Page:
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“Each member of the staff and board contributed to the statement, leading to a unanimous endorsement and tremendous commitment to and ownership over its content. It also laid the groundwork for how the organization was changing its culture and approach,” Maud continued. “It was an aggressively clear statement about the intentional change we were seeking and an acknowledgment of the history of damage done through past work done by the environmental movement. I learned a lot doing this work, which helped inform my work in other arenas.” 

Maud previously served as president and CEO of the Seattle Chamber of Commerce before leading Career Connect Washington, a network of business, labor, education, and community leaders, creating work-based and academic programs for young people to explore, prepare, and launch into college and careers. She aims to jump on the existing opportunities to prepare young people for climate change careers. 

“TNC has been a big part of championing Washington’s transition to a clean energy future as quickly as possible,” she said. “To do so requires skills that not many people have today. Career Connect Washington partners with many applicants to create that new workforce of the future, exposing young people to jobs in every industry sector and getting them excited and plugged in during their elementary, middle school, and high school years.” 

Maud credits her parents for inspiring her to use her voice to make an impact because of their involvement in organizations like United Way of Chicago and Planned Parenthood. Her mother, who was on the board of Planned Parenthood and very active for years, was instrumental in supporting abortion as a choice for women during early debates on this issue In Chicago.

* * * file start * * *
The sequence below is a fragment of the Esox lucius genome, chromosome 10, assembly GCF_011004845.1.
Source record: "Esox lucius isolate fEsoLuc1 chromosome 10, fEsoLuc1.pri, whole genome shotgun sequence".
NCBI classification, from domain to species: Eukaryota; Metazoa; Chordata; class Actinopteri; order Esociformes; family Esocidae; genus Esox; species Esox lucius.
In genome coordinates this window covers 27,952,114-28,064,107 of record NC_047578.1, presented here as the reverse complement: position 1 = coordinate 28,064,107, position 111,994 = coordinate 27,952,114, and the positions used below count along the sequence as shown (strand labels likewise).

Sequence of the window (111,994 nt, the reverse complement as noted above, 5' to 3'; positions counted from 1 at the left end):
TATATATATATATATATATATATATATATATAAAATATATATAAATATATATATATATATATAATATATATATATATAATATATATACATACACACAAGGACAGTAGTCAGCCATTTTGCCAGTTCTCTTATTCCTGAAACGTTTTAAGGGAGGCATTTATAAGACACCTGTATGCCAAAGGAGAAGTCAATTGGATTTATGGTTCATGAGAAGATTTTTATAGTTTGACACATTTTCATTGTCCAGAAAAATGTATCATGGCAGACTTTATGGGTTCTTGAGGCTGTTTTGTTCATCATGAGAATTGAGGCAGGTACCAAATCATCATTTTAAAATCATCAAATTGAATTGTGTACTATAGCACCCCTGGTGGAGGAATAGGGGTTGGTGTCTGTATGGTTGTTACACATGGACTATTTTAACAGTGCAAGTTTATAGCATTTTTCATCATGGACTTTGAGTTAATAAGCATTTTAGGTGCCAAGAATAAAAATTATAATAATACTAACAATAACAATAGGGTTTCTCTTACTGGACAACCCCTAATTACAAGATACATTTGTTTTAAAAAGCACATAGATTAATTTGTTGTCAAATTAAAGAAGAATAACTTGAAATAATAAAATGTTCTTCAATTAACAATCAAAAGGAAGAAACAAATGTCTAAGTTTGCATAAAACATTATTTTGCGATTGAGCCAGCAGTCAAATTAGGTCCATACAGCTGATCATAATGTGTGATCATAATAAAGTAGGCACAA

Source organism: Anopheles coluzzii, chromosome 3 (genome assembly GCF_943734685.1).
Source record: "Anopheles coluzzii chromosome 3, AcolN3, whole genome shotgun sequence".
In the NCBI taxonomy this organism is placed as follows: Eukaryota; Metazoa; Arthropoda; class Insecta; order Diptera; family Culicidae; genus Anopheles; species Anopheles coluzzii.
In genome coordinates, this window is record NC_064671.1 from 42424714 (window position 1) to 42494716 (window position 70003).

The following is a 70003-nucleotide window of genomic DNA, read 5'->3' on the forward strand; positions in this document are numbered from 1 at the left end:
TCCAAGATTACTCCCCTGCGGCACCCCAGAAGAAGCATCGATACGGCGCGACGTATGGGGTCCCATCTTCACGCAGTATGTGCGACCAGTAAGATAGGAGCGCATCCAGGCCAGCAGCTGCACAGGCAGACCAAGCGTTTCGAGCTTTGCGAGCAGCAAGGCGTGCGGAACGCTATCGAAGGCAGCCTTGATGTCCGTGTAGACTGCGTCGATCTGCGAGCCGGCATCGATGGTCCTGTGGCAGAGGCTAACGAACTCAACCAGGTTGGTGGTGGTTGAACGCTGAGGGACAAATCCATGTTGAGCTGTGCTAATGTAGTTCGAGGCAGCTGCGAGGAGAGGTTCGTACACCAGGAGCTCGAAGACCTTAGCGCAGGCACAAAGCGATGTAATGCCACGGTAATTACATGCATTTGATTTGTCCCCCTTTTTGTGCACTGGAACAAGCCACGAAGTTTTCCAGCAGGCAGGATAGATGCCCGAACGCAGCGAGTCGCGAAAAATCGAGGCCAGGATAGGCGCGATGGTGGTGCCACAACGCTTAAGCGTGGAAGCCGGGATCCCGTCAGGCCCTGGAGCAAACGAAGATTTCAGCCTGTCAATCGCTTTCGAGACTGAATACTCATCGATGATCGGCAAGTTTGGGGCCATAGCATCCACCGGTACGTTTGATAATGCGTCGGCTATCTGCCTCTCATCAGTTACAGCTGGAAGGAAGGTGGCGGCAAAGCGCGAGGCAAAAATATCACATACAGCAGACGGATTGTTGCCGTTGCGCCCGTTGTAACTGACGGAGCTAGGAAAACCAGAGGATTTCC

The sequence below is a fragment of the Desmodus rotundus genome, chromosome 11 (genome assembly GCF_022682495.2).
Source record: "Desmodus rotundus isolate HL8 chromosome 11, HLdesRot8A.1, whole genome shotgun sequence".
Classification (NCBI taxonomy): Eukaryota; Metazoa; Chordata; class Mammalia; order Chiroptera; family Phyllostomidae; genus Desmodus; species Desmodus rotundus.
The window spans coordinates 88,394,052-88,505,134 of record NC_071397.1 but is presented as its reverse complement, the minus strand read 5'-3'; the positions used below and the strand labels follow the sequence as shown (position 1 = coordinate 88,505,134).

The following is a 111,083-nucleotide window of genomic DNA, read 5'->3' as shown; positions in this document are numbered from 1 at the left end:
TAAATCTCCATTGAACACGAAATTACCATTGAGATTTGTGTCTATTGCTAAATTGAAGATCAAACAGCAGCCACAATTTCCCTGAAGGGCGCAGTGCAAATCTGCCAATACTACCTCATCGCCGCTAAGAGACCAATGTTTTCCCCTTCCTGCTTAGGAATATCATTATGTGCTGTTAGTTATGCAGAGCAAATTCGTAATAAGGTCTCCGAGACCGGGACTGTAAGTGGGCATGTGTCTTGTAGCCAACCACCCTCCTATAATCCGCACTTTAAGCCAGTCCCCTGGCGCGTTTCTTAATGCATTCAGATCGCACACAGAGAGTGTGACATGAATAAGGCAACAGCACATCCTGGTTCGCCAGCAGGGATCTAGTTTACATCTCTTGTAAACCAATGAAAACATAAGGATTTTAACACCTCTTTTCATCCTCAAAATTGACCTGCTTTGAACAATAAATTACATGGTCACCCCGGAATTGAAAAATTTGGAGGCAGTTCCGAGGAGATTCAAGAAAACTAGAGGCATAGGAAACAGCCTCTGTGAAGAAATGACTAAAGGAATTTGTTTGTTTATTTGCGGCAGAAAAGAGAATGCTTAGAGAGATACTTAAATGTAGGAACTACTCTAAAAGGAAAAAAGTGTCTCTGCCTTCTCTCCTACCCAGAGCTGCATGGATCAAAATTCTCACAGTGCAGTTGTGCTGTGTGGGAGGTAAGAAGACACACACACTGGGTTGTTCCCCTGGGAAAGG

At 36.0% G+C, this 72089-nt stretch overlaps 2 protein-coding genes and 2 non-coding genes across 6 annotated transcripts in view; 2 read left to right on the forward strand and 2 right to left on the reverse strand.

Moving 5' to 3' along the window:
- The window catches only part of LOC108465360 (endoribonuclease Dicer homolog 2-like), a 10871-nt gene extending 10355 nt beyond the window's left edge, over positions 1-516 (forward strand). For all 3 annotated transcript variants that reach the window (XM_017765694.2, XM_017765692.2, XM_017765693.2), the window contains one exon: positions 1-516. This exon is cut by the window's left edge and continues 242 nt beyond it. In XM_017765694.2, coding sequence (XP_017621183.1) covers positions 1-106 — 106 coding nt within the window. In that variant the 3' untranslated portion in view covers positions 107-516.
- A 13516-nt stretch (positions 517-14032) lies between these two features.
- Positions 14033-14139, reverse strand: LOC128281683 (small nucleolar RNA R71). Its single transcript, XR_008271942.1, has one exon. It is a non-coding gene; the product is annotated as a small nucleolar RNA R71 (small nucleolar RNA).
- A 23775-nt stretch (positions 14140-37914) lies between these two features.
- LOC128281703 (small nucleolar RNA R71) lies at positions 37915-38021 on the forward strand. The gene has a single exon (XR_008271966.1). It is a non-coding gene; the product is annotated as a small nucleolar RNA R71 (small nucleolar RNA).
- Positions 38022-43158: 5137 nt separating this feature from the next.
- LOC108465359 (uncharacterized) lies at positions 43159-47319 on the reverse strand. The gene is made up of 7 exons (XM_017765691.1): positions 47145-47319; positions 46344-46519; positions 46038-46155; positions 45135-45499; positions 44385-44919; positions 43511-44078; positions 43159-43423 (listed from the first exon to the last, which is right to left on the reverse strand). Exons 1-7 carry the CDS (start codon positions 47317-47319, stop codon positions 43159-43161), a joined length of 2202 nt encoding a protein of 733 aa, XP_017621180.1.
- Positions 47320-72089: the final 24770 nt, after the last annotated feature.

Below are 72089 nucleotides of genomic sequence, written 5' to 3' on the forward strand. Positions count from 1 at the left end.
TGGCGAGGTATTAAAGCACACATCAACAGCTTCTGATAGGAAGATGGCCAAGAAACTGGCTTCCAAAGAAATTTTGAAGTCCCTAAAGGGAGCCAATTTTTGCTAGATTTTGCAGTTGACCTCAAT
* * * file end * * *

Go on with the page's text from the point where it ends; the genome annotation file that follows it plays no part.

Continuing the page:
“She stood up and got involved with people in the community and her fellow board members,” Maud explains. “She twisted many arms to get them to take a strong stand. The outcome meant that women did secure that choice, something that might not have happened otherwise.” 

Maud was particularly impressed by her parents’ example because they used their voices to make a difference even when their positions were not necessarily consistent with those of their friends or work colleagues. To Maud, her parents’ areas of activism showed her how important it is to be your own person. “They stood out from their peers,” Maud said. “They were relentless and courageous. The combination of that kind of leadership, effect, and impact was powerful.” 

She also admires and has learned from TNC’s staff and board. 

“The approach we have taken as a board is to be humble and listen,” she said. “We have heard so many ways of expressing a passion for the land and this place. The reach of different demographics and types of people across the state helps us from the standpoint of access to elected leadership and getting things done.” 

Maud looks forward to seeing the next generation unifying to help the planet, and she sees TNC in Washington and Career Connect aligning on this work. “Young people I interact with through my work with TNC and with Career Connect are incredibly bright, mission-focused, and technologically savvy,” Maud said. “They’re so well equipped to tackle whatever challenge they pursue. Part of the joy of Career Connect has been unleashing that opportunity for every young person with a special effort to include kids who have traditionally not had access—giving opportunity to every single young person who wants to do something for themselves, their family, and their community.” 

With a distinguished professional career and a deep commitment to the causes she holds dear, Maud is an inspiring force for change. Through her belief in the potential for a better Washington and a better world, Maud’s efforts will help TNC in Washington create a lasting impact for generations to come. 

By Anya Blaney, Partner, Blaney Consulting 



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